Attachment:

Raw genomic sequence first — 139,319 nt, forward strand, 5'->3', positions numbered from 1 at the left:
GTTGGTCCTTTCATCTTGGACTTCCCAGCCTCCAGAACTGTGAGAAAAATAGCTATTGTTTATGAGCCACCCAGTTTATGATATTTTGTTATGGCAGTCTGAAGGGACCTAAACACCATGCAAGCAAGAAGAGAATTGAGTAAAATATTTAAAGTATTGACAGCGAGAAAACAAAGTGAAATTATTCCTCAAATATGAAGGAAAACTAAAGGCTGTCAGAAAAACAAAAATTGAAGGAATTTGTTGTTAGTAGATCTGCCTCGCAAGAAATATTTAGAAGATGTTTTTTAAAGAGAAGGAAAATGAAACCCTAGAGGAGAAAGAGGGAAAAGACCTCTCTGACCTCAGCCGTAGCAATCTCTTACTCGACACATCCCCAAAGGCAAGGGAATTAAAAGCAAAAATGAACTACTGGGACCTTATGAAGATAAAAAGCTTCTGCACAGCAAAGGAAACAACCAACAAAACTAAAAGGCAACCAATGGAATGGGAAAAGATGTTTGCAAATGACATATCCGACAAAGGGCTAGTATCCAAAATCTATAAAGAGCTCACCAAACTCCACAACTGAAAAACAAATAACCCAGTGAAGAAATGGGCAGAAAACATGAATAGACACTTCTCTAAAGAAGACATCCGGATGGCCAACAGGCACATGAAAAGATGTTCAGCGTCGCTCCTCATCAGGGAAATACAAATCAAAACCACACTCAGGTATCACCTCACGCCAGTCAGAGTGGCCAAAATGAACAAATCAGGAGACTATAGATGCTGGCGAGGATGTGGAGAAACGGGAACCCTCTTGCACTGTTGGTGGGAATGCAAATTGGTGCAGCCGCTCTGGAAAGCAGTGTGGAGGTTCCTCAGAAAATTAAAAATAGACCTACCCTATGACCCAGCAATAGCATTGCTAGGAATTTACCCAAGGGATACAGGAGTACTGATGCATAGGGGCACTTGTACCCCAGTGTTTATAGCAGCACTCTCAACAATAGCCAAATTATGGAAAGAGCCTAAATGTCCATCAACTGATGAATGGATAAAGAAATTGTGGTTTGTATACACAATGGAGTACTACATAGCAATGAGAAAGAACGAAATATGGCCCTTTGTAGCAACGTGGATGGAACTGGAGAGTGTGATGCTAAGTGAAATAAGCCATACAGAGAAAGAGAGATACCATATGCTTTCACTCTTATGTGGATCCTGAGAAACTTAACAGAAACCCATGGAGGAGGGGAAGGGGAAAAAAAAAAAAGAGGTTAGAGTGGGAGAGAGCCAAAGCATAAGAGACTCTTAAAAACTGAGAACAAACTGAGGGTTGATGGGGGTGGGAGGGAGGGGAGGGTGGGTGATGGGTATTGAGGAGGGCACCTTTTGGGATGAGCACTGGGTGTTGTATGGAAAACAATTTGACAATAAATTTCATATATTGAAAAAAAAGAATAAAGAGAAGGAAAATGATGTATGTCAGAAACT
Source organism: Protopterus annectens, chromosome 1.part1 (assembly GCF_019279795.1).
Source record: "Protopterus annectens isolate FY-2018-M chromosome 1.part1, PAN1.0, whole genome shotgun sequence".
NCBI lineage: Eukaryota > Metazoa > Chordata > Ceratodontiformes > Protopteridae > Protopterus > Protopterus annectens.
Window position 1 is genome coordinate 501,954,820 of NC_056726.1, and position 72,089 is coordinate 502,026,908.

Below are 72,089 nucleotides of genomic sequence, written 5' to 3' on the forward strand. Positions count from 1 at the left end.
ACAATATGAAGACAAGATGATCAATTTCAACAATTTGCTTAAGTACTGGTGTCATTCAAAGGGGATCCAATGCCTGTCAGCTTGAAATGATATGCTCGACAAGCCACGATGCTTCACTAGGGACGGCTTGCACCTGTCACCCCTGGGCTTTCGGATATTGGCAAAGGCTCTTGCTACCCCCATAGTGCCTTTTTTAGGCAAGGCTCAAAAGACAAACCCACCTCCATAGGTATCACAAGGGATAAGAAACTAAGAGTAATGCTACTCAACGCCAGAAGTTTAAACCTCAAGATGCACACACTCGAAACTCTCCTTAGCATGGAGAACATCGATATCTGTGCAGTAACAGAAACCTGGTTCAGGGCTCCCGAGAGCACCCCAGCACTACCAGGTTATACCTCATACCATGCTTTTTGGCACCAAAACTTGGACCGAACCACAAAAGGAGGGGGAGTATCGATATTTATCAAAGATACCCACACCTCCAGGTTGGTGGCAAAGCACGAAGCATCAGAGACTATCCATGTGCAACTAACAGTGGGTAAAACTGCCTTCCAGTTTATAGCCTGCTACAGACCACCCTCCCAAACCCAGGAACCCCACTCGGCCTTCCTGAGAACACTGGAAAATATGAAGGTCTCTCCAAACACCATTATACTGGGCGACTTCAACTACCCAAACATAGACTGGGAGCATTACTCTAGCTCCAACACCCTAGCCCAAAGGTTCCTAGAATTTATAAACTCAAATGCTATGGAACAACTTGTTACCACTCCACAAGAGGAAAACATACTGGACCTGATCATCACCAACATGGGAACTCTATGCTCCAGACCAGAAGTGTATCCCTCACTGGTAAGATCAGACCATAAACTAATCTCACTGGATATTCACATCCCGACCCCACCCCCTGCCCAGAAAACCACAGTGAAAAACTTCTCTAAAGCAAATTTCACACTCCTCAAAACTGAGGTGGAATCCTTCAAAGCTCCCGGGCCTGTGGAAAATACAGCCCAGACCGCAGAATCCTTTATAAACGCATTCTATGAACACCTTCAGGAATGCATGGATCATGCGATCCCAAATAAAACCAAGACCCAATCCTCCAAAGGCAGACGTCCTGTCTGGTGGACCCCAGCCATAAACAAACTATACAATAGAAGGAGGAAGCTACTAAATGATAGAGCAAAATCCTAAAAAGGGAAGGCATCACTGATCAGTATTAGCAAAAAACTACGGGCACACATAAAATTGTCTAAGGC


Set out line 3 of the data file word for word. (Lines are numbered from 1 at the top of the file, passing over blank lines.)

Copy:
Source organism: Protopterus annectens, chromosome 1.part1 (assembly GCF_019279795.1).